The Pirates have had an organizational philosophy of pitching inside since at least 2013, as MLB.com’s Tom Singer quoted manager Clint Hurdle as saying, “We’re not trying to hurt people, just staying in with conviction.”
Morrison goes on to suggest that the Diamondbacks should have forfeited last Wednesday and Thursday’s games against the Pirates in protest, out of concern for their players’ safety. As it happened, the D-Backs lost both games anyway, suffering a series sweep. The two clubs don’t meet again this season.
D-Backs manager Chip Hale said after last Tuesday’s game that Caminero “shouldn’t be at this level”. Caminero responded to those comments today, Rob Biertempfel of the Pittsburgh Tribune-Review reports. “I’m actually glad you asked me about that,” Caminero said. “The only thing I’ve got to say about (Hale) is that he is a perfect manager. And he was a perfect player, too. That’s it. I know what I did wasn’t good, but it happens in baseball. I wasn’t trying to hit anyone.”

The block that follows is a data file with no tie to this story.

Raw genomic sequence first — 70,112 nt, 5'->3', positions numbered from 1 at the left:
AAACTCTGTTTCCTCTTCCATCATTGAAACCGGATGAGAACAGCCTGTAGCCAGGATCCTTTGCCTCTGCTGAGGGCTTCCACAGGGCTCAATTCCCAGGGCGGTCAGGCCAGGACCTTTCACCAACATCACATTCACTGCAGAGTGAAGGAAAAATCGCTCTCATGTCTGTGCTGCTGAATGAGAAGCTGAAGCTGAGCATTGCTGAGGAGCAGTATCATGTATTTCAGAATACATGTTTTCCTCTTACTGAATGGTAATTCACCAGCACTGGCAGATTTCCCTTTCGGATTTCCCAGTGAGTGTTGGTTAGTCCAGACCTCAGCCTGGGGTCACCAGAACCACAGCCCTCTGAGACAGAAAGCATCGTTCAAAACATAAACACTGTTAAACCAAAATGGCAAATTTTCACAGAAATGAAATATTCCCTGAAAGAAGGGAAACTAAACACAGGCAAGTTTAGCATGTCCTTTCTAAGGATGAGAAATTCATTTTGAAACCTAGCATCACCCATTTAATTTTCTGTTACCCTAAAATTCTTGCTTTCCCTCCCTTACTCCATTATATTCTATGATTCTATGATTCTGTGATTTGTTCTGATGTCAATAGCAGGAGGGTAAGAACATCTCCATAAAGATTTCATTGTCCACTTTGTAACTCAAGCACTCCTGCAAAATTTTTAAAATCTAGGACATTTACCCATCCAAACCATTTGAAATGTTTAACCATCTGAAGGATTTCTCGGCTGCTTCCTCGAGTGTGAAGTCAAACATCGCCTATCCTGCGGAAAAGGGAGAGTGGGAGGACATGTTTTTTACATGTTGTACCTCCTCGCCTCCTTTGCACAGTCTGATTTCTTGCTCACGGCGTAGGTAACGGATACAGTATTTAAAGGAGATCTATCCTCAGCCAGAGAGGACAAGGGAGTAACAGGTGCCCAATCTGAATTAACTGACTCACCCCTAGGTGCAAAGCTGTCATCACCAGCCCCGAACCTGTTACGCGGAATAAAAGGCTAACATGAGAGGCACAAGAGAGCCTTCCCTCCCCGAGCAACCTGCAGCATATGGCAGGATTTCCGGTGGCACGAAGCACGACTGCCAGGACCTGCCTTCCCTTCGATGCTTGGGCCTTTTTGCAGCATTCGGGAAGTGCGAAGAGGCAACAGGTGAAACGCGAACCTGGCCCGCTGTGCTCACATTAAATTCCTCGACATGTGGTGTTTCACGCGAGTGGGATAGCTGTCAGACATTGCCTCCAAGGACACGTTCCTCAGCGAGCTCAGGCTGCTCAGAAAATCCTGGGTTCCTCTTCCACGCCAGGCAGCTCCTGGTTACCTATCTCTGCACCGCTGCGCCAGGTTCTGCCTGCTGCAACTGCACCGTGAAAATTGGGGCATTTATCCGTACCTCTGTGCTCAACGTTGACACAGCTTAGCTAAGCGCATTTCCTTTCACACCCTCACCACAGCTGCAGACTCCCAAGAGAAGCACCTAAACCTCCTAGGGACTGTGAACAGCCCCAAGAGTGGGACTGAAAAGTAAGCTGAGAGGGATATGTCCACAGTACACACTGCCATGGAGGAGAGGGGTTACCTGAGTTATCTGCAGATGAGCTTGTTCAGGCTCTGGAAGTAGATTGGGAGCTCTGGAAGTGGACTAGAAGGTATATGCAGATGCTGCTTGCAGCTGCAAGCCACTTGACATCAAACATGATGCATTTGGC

I realize I’m late on pointing out Morrison’s terrific article and the whole debacle between the two teams, but I felt it was worth highlighting.
Also included in a recent report on Blue Jays outfielder Jose Bautista by Tom Verducci of Sports Illustrated — along with his belief that Rougned Odor was the only bad guy in the May 15 debacle — was the slugger’s desire to remain a Blue Jay. Per Verducci, Bautista said, “I love the city. I’d be stupid to leave” Toronto.
Bautista, 35, is in the final year of a five-year, $65 million extension signed in February 2011. Back in November, the Jays exercised their 2016 club option for $14 million. Bautista isn’t willing to discuss contract details during the season, so the two sides will have to wait until at least October to come to an agreement.
Entering Tuesday’s game against the Yankees, Bautista is hitting .237/.371/.489 with 11 home runs, 37 RBI, and 40 walks, the latter of which leads the American League.